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Housing Lobby’s Win Means $600 Billion in Lost Revenue

New York — Congressional efforts to reduce the U.S. deficit revived tax breaks for mortgage insurance and extended interest deductions for homeowners that will cost the government $600 billion over five years.

“This is a meaningful win for the housing lobby generally and more specifically the mortgage insurance industry,” said Isaac Boltansky, an analyst for Compass Point Research and Trading in Washington. “The mortgage finance establishment fared relatively well.”

Congress raced to pass the fiscal bill on Jan. 1 to avoid sweeping spending cuts and tax increases that jeopardized the economic recovery. Legislators also left in place a 2007 tax break for homeowners whose debt is forgiven by lenders and preserved exemptions for profits on home sales, while maintaining mortgage-interest deductions that Compass Point estimates will cost $600 billion over the next five years.

The moves could help a housing market that last year started to reverse a five-year slump that pushed the U.S. economy into the longest recession since the 1930s.

Homeowners will save about $100 billion this year from mortgage interest deductions, according to Compass Point, helping to make buying more affordable relative to renting. Congress, meanwhile, allowed payroll tax cuts to lapse, which will pull more than $100 billion from the economy, the primary reason why 77.1 percent of U.S. households face higher taxes in 2013, according to the nonpartisan Tax Policy Center.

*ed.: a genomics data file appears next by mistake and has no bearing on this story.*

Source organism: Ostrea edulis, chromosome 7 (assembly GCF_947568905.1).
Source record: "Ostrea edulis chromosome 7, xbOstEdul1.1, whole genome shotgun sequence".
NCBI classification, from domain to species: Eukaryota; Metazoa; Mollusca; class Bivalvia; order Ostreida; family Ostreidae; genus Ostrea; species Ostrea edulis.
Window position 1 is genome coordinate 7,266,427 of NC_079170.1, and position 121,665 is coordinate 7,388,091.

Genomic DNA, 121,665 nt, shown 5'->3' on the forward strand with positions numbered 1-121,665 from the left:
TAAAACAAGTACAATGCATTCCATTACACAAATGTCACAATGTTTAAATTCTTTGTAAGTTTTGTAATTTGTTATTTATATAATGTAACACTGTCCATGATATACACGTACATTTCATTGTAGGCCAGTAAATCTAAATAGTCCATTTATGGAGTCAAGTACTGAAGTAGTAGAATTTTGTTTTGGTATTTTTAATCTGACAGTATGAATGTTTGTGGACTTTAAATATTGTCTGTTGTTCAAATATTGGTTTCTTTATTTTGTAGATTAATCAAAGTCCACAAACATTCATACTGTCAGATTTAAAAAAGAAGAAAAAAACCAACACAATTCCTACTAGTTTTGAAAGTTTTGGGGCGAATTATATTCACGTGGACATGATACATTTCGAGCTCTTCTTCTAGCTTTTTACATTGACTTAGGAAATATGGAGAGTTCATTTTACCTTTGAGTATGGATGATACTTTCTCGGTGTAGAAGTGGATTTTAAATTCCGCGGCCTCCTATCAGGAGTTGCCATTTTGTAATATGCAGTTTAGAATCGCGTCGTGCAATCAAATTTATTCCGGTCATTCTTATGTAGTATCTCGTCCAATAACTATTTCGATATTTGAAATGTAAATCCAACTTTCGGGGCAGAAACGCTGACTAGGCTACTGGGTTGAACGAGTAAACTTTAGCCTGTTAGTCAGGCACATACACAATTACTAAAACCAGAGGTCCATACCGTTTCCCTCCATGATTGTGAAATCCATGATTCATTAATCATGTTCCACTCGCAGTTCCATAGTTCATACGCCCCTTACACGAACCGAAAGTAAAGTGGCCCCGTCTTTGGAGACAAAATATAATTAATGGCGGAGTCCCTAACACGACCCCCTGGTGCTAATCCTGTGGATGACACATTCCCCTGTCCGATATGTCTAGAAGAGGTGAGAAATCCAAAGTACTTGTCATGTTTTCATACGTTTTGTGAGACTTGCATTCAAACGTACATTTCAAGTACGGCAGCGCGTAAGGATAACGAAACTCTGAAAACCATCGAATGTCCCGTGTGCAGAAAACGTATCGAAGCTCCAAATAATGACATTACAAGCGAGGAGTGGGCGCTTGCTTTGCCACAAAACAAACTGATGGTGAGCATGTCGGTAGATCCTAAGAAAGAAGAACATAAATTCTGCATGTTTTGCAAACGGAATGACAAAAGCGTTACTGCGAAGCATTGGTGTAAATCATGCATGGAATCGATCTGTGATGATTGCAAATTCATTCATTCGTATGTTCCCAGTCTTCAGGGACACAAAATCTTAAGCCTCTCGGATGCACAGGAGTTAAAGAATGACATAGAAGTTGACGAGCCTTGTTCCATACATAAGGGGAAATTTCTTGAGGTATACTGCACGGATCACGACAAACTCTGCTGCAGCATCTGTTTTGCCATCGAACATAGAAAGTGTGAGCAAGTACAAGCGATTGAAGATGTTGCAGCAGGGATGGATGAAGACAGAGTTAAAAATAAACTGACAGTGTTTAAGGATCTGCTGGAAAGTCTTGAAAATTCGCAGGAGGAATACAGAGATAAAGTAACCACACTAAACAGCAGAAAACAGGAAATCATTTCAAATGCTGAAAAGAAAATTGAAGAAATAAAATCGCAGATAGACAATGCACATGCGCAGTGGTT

“What it seems to have come down to is trying to do as little damage to the nation’s housing market as they possibly could,” said Keith Gumbinger, vice president of HSH.com, a mortgage-data firm in Riverdale, N.J.

Borrowers with mortgage insurance, from private guarantors or the U.S. government, will be able to deduct their premiums. That perquisite had expired at the end of 2011.

The change will apply retroactively to 2012 for homeowners making less than $110,000 a year and will remain in force this year, according to a summary of legislative changes from the National Association of Realtors.

“The industry’s ability to close on this priority demonstrates its clout on Capitol Hill, which will be needed in 2013,” Boltansky wrote Wednesday in a report.

Almost 3.6 million taxpayers claimed the deduction for mortgage insurance in 2009, the most recent year for which Internal Revenue Service data is available. They deducted almost $5.5 billion in premiums, for a total tax benefit of more than $700 million, according to the National Association of Homebuilders in Washington.

Banks often require buyers who make a down payment of less than 20 percent to get mortgage insurance, which pays lenders when homeowners default or foreclosures fail to recoup costs.

A surge in claims during the housing crash led companies including PMI Group Inc. and Triad Guaranty Inc. to cease writing new coverage and limit payouts. Some of those that remain in business have suffered years of losses and had to get waivers from regulators after they breached mandatory capital thresholds.

The weakened industry will need help from Washington this year as regulators consider lessening its role with changes to bank capital rules and new mandates for lenders to retain some of the debt they package into bonds. Policy makers have considered treating loans with insurance the same as those without, which would reduce its value.